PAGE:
Researchers’ Voice – Let’s Get Real: Injecting High Touch Online Qual into Real Life

The FocusVision Researchers’  Voice blog series highlights first-person stories from researchers from around the globe. Each account offers unique perspectives on collecting insights across disparate environments.

Let’s Get Real: Injecting High Touch Online Qual into Real Life

By Laurie Butler, President, L. J. Butler, Inc. Marketing Insights

Guess Who’s Coming to Dinner

I love dinner parties and have planned many using only text. I recently planned a large gathering entirely through text and a little email. This one included five hostesses, most of whom had never met, across multiple states. We never talked on the phone or met in person until the day of the event. But, thanks to constant text and email communication, everything went off without a hitch.

Technology rules real-life communications. Group texts, emails, Google Docs, social media and the occasional voicemail are the methods of choice for most people. In fact, few of us expect people to respond to an event invite without a little pre-planning via technology. Indeed, technology is often the only way to keep in touch with some people. As such, researchers must adapt to and reflect technology in order to provide deeper and more authentic insights.

A Communications Comparison

Going back to the original party scenario, a typical communications stream could look like this:

  • ORGANIZER leads hostess team introductions via text. Members use a group text for planning, talking and organization.
  • ORGANIZER sends out party ideas and plans via group text and email.
  • ORGANIZER coordinates hostess responses and input to further organize party particulars.
  • ORGANIZER hosts the event at his/her home, where team members experience instant comradery, teamwork, and eventually, a successful event.

Now, imagine that party as an online research project…

  • MODERATOR uses technology to introduce her/himself to respondents; all of whom join in an online community, group or pre-discussion.
  • MODERATOR sends research ideas and plans to respondents via text and/or posts. Respondents, in turn, get to know each other and discuss experiences and exercises…all via group posts.
  • MODERATOR facilitates online chat, allowing respondents to share images and additional back and forth communication about the assigned tasks.
  • MODERATOR hosts an in-person meet-up event (if needed), and encourages online follow-up.

A focus group moderator conducts an in-person meet-up.

Breathing New Life into Qualitative Research

So, I’m a purist…I believe that traditional in-person focus groups are always going to be essential. But let’s face it – the cutting edge technology available today better reflects the real world. Adding high tech online communication methods, such as communities, mobile diaries, digital ethnographies, discussion boards and live two-way audio/video, to traditional research designs allows researchers to experience better and more authentic moments. Some key “high touch” benefits of incorporating online communication include:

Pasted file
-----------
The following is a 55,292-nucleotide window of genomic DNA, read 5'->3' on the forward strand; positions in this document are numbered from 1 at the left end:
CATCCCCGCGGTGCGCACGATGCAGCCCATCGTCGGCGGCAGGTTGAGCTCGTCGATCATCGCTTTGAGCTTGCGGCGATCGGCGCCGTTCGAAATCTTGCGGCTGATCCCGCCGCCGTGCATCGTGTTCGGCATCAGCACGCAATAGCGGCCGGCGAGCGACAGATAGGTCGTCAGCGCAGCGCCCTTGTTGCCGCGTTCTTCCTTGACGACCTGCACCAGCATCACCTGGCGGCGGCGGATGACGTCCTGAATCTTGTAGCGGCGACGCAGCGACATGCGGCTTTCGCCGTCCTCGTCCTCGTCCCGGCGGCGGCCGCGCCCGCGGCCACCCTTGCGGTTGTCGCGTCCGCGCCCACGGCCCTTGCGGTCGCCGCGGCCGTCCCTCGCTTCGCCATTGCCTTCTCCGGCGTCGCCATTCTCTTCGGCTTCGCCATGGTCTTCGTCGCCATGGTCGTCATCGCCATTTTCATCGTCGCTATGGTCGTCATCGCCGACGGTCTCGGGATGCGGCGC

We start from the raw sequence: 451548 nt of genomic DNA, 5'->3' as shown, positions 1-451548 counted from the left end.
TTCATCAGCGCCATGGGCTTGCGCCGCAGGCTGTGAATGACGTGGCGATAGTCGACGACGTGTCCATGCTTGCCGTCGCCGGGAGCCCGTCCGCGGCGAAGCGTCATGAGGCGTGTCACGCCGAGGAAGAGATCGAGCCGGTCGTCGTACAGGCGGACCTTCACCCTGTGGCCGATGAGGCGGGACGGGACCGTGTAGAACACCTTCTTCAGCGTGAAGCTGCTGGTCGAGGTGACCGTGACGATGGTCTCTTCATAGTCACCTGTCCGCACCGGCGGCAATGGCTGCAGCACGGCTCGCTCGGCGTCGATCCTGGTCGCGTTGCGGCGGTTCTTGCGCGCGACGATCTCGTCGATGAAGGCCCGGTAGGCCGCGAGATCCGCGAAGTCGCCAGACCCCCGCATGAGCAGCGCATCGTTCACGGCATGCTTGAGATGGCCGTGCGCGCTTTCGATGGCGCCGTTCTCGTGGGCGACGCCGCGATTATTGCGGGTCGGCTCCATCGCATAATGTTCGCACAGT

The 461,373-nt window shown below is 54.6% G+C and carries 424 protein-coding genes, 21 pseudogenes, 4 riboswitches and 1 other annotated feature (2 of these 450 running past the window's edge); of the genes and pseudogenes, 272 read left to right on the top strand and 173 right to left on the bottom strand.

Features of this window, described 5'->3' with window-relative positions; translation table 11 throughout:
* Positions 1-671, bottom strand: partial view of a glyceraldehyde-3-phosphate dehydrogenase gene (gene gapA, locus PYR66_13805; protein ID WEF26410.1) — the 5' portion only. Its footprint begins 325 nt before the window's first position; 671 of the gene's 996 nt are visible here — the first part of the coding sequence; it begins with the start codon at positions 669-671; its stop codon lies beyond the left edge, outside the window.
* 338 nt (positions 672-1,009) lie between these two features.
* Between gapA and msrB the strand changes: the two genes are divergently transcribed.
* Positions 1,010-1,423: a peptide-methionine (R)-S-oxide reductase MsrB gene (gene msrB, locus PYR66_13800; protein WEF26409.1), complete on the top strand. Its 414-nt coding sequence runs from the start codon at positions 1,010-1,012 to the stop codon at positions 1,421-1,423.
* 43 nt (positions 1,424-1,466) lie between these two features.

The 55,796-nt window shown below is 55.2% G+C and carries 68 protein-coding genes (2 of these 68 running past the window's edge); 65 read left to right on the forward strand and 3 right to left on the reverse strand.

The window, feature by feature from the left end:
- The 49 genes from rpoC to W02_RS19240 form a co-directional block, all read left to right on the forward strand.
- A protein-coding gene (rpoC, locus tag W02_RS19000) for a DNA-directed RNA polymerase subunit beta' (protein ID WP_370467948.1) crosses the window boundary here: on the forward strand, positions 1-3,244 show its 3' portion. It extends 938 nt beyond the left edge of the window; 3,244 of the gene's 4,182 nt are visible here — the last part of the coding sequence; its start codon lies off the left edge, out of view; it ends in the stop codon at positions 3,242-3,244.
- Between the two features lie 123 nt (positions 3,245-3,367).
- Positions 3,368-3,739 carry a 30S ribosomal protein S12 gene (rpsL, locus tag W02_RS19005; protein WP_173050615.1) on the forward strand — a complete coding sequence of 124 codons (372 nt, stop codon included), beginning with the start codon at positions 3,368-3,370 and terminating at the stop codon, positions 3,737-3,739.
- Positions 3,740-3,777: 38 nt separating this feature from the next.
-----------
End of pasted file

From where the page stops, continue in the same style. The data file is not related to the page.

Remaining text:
Timeliness: Online research keeps us in constant communication with participants, without the need to “be there”. This timeliness results in more realistic, spontaneous and genuine participant responses. It also delivers a shared, in-the-moment experience, which makes it easier to capture and expand upon real-life emotions in later research.

Agility/Flexibility: High touch, in-the-moment research delivered through online technology allows us to adapt to unpredictable, ever-changing circumstances. It also provides an opportunity to not only seize the moment when it happens but also capture additional key moments over and over again.

Geographic Coverage: When researchers and participants are spread across the country, technology brings us all together.

Respect: Online qualitative research respects and easily adapts to our busy and unpredictable lives, while still providing meaningful communication.

Getting Down to It…

Traditional, in-person focus groups and IDI’s are a valuable part of our qualitative toolbox, but so are the technological advantages available to researchers today. These technologies enhance all types of research, giving us high touch moments and bringing us closer to real insights.

About the Author:

Laurie has been President of L. J. Butler, Inc., a Marketing Insights and Qualitative Research Consulting Company, since 1994. Prior to starting her own company, Laurie was Vice President of Marketing Insights-Qualitative Research for Equifax/Elrick and Lavidge [purchased by Kantar TNS]. As a 30-year research veteran, she has a well-rounded understanding of and has participated in the entire research process, including qualitative and quantitative projects. She has moderated thousands of in-person and online in-depth interviews and focus groups, of all sizes and types, across advertising, consumer goods and services, business goods and services, and food industries. Laurie is currently the Southeast Chapter Co-chair of the Qualitative Research Consultants Association [QRCA], where she has been a member since 1984; she also serves on many QRCA committees.

Follow Us:

Share this article:

Want to talk? Have a question? We’d love to hear from you. E-mail

See for yourself: Begin your journey to better customer insights

Request a demo

Sign up to receive news from FocusVision